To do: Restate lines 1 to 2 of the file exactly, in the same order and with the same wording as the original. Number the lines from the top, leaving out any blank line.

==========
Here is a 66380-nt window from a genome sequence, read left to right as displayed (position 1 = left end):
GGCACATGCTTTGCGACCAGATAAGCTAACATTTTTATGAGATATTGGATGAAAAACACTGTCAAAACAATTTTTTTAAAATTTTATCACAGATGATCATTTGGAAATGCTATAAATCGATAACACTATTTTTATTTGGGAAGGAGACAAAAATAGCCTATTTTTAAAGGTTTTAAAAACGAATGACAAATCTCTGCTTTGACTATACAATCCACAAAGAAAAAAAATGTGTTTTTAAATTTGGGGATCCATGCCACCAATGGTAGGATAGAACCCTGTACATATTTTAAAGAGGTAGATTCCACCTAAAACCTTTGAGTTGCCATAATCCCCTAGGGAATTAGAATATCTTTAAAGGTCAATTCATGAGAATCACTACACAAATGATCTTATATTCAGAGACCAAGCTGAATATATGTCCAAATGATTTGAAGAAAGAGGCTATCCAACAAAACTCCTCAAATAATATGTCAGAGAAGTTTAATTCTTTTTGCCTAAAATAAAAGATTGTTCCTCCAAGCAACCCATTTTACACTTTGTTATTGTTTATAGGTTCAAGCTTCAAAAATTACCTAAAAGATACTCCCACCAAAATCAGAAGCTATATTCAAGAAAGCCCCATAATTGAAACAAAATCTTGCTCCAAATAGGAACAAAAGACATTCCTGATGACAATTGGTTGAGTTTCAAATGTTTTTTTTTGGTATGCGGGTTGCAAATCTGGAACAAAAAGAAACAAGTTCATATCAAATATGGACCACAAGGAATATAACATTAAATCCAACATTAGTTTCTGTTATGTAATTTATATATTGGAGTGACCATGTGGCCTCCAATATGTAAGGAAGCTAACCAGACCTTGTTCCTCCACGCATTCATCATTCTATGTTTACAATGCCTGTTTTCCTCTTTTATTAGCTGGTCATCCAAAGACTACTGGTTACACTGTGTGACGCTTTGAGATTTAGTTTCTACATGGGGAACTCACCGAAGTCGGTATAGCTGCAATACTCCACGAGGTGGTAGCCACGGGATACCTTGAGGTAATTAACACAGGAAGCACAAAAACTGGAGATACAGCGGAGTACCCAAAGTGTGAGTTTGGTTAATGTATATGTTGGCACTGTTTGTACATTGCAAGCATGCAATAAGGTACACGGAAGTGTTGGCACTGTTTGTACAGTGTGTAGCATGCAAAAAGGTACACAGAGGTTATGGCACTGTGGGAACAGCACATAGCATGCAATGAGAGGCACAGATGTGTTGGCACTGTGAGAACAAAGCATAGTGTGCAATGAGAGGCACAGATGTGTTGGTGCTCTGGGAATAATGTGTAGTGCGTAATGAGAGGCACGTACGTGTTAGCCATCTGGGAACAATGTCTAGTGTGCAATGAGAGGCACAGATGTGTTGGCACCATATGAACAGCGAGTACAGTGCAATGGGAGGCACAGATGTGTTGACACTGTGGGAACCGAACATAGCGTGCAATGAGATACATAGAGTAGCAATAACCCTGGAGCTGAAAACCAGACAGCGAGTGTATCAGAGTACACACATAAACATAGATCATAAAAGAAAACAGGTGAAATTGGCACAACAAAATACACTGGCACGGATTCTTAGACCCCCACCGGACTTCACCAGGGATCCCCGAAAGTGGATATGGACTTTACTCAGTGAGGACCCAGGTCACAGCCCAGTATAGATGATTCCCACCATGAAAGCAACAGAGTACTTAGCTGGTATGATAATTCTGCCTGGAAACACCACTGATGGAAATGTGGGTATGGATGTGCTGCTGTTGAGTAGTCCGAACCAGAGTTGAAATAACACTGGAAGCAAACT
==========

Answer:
Here is a 66380-nt window from a genome sequence, read left to right as displayed (position 1 = left end):
GGCACATGCTTTGCGACCAGATAAGCTAACATTTTTATGAGATATTGGATGAAAAACACTGTCAAAACAATTTTTTTAAAATTTTATCACAGATGATCATTTGGAAATGCTATAAATCGATAACACTATTTTTATTTGGGAAGGAGACAAAAATAGCCTATTTTTAAAGGTTTTAAAAACGAATGACAAATCTCTGCTTTGACTATACAATCCACAAAGAAAAAAAATGTGTTTTTAAATTTGGGGATCCATGCCACCAATGGTAGGATAGAACCCTGTACATATTTTAAAGAGGTAGATTCCACCTAAAACCTTTGAGTTGCCATAATCCCCTAGGGAATTAGAATATCTTTAAAGGTCAATTCATGAGAATCACTACACAAATGATCTTATATTCAGAGACCAAGCTGAATATATGTCCAAATGATTTGAAGAAAGAGGCTATCCAACAAAACTCCTCAAATAATATGTCAGAGAAGTTTAATTCTTTTTGCCTAAAATAAAAGATTGTTCCTCCAAGCAACCCATTTTACACTTTGTTATTGTTTATAGGTTCAAGCTTCAAAAATTACCTAAAAGATACTCCCACCAAAATCAGAAGCTATATTCAAGAAAGCCCCATAATTGAAACAAAATCTTGCTCCAAATAGGAACAAAAGACATTCCTGATGACAATTGGTTGAGTTTCAAATGTTTTTTTTTGGTATGCGGGTTGCAAATCTGGAACAAAAAGAAACAAGTTCATATCAAATATGGACCACAAGGAATATAACATTAAATCCAACATTAGTTTCTGTTATGTAATTTATATATTGGAGTGACCATGTGGCCTCCAATATGTAAGGAAGCTAACCAGACCTTGTTCCTCCACGCATTCATCATTCTATGTTTACAATGCCTGTTTTCCTCTTTTATTAGCTGGTCATCCAAAGACTACTGGTTACACTGTGTGACGCTTTGAGATTTAGTTTCTACATGGGGAACTCACCGAAGTCGGTATAGCTGCAATACTCCACGAGGTGGTAGCCACGGGATACCTTGAGGTAATTAACACAGGAAGCACAAAAACTGGAGATACAGCGGAGTACCCAAAGTGTGAGTTTGGTTAATGTATATGTTGGCACTGTTTGTACATTGCAAGCATGCAATAAGGTACACGGAAGTGTTGGCACTGTTTGTACAGTGTGTAGCATGCAAAAAGGTACACAGAGGTTATGGCACTGTGGGAACAGCACATAGCATGCAATGAGAGGCACAGATGTGTTGGCACTGTGAGAACAAAGCATAGTGTGCAATGAGAGGCACAGATGTGTTGGTGCTCTGGGAATAATGTGTAGTGCGTAATGAGAGGCACGTACGTGTTAGCCATCTGGGAACAATGTCTAGTGTGCAATGAGAGGCACAGATGTGTTGGCACCATATGAACAGCGAGTACAGTGCAATGGGAGGCACAGATGTGTTGACACTGTGGGAACCGAACATAGCGTGCAATGAGATACATAGAGTAGCAATAACCCTGGAGCTGAAAACCAGACAGCGAGTGTATCAGAGTACACACATAAACATAGATCATAAAAGAAAACAGGTGAAATTGGCACAACAAAATACACTGGCACGGATTCTTAGACCCCCACCGGACTTCACCAGGGATCCCCGAAAGTGGATATGGACTTTACTCAGTGAGGACCCAGGTCACAGCCCAGTATAGATGATTCCCACCATGAAAGCAACAGAGTACTTAGCTGGTATGATAATTCTGCCTGGAAACACCACTGATGGAAATGTGGGTATGGATGTGCTGCTGTTGAGTAGTCCGAACCAGAGTTGAAATAACACTGGAAGCAAACT